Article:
We’re in the grips of a cold snap but the EURO weeklies continue to show a transition to warmer temperature the next 2 to perhaps 3 weeks. Here’s the cold 500mb flow that’s currently chilling us out. This is a mean 7 day forecast.
By the 4-11 day period the pattern starts to flatten and Pacific air starts to dominate much of the nation. Eventually the 7 day mean 500mb flow is forecast to look like this January 26th.
Notice the big changes that takes place in the jet. The huge ridge in Alaska is replaced by a deep trough. It pumps Pacific air into the country and for the most part cuts off access to any Arctic air. If the EURO mean ensembles are correct it should mean a prolonged period of near to above normal temperatures. Take a look at the temperature departures through 7 days at 5,000 feet (850mb). Pretty cold coast to coast.
Now look at what’s forecast to come in 7 day increments.
One thing to stress regarding the mild pattern. It comes at what’s statistically the coldest time of the year here in the Midwest. Normal highs range from 20 north to 30 south. So when we talk mild we mean highs that are more often in the range of 30-40 degrees. What I’m saying is it won’t be 60 but compared to normal (or what it is right now) it will be balmy. As I said on the air earlier, if you are going to have above normal temperatures this is the time of year to do it! Roll weather…TS
P.S. Just because it’s mild it doesn’t mean it can’t snow. It just makes it harder. However, if you can get in a spot where you are still cold enough, the snows can be significant as moisture levels are higher. Look what the weeklies show for 32 day snowfall. Where some of the warmest temperature departures are found is where some of the heaviest snows are forecast. These types of warm-ups can be tricky.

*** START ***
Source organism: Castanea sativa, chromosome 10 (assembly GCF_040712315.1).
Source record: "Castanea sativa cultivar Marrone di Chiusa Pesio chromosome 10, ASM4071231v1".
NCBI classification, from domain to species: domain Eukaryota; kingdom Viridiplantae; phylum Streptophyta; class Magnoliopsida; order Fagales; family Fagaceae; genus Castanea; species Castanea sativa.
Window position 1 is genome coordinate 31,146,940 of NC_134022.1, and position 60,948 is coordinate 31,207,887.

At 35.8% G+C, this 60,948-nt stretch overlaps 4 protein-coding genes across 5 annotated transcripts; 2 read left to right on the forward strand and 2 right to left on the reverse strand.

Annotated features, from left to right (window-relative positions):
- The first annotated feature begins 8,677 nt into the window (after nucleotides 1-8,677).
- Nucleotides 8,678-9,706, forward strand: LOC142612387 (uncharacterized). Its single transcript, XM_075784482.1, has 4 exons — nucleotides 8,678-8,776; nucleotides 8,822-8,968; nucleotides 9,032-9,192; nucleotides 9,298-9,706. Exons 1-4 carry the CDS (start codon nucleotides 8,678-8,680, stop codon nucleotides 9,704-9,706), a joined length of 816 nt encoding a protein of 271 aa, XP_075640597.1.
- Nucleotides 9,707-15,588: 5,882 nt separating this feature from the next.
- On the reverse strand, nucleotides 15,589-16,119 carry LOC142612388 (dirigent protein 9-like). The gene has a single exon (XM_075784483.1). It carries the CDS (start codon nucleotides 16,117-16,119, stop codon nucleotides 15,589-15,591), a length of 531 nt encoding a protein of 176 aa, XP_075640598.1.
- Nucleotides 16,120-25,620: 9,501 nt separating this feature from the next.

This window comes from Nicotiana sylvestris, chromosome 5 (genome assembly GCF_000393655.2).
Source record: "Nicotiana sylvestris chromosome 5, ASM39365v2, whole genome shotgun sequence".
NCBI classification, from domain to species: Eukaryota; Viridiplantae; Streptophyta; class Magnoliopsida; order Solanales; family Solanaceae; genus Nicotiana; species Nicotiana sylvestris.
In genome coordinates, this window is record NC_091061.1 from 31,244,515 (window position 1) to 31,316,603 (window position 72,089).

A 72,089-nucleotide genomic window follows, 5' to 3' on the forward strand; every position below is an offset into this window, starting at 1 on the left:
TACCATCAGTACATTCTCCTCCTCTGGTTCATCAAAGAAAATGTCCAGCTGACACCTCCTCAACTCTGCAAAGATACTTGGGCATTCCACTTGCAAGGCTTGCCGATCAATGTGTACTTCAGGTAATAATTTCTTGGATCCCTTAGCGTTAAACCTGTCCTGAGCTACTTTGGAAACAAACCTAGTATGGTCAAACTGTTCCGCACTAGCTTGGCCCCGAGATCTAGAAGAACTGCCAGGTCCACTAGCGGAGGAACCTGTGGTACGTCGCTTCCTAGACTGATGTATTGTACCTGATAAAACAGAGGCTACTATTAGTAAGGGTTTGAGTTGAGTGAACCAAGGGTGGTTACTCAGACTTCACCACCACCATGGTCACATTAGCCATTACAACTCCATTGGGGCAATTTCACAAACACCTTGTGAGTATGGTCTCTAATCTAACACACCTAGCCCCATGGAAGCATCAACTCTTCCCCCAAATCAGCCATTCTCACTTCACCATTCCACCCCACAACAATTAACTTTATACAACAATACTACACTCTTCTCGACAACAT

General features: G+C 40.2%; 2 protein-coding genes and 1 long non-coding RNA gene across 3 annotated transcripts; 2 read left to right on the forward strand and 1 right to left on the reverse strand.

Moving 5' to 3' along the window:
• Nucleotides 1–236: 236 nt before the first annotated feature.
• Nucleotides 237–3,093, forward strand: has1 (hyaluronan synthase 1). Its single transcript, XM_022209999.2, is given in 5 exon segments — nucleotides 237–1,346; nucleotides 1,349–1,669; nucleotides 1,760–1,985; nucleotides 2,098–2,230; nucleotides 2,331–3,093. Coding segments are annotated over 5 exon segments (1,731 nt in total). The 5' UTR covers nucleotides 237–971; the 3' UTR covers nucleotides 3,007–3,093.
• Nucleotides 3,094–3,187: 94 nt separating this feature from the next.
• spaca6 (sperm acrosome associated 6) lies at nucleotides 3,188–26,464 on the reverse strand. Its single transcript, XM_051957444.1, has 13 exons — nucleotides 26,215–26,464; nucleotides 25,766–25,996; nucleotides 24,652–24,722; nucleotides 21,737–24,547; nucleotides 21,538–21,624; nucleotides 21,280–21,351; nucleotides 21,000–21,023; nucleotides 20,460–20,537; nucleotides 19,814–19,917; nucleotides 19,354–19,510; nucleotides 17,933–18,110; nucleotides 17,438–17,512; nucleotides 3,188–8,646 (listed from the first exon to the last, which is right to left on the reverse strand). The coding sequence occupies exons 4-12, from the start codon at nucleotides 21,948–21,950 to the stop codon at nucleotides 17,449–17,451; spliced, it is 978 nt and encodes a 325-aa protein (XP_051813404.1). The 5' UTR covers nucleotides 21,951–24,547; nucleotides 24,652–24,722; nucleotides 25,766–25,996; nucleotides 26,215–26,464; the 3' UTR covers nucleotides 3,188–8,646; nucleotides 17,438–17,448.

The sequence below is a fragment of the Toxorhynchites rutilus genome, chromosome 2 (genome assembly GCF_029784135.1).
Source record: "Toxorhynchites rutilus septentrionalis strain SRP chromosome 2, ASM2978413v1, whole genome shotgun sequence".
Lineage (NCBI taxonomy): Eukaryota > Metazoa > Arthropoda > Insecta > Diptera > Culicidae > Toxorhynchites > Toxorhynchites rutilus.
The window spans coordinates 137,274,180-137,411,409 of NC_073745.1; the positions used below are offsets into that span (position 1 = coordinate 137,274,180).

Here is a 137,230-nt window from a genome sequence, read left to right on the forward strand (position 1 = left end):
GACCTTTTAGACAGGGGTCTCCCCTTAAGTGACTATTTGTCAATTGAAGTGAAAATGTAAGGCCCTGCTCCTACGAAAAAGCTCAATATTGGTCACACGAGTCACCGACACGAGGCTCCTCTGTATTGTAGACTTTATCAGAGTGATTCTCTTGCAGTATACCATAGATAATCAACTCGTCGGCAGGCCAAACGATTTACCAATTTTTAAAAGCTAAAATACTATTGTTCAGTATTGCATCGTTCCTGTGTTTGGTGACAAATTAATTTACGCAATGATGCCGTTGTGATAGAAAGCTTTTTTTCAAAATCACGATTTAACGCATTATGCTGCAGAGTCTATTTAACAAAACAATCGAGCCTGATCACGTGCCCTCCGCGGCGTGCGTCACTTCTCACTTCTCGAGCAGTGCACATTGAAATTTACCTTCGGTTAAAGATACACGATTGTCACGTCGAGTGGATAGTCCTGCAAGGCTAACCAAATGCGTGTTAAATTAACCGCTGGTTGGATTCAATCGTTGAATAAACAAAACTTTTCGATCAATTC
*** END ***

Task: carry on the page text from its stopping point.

Terry Swails has been a television meteorologist in the Midwest since early 1977. He began his broadcasting career at KWWL-TV and has also been employed by KDUB-TV, KWQC-TV, and WQAD-TV, where he has been the prime time meteorologist for the last 5 years.
A popular fixture in Quad Cities television since 1986, Terry's passion and commitment to weather is well known. Aside from his television duties, He produces forecasts for the Quad City Times, a number of Quad City radio stations, and does work as a private consultant.
An avid storm chaser, Terry spent a week with legendary forecaster Tom Skilling in search of tornadoes in 2010. They saw their first tornado together (a violent multi vortex EF3) outside Wakita, Oklahoma. Terry and well known storm chaser Jim Reed also watched the eye of Hurricane Irene go directly overhead on the shores of Coney, Island in 2011.
With his vast knowledge of weather and unique perspective, Terry is also the author of several books. His first Superstorms was completed in 2005. He followed that up with Un-Natural disasters in 2008, and All I want to for Christmas is to see a Tornado in 2011. Terry collaborated with his wife Carolyn Wettstone on the last 2 books and has utilized her experience as a writer and former television anchor in a number of weather related projects.
Terry says he hasn't met a storm he didn't like. Tornadoes and snowstorms are his bread and butter and predicting the atmosphere is a challenge that never gets old.
Terry says this web site is a compilation of his life long love affair with weather. He points out "I put everything I would want as a meteorologist into the site. It's fun, informative, and even educational." He also adds, "I hope you find it enjoyable as well!"
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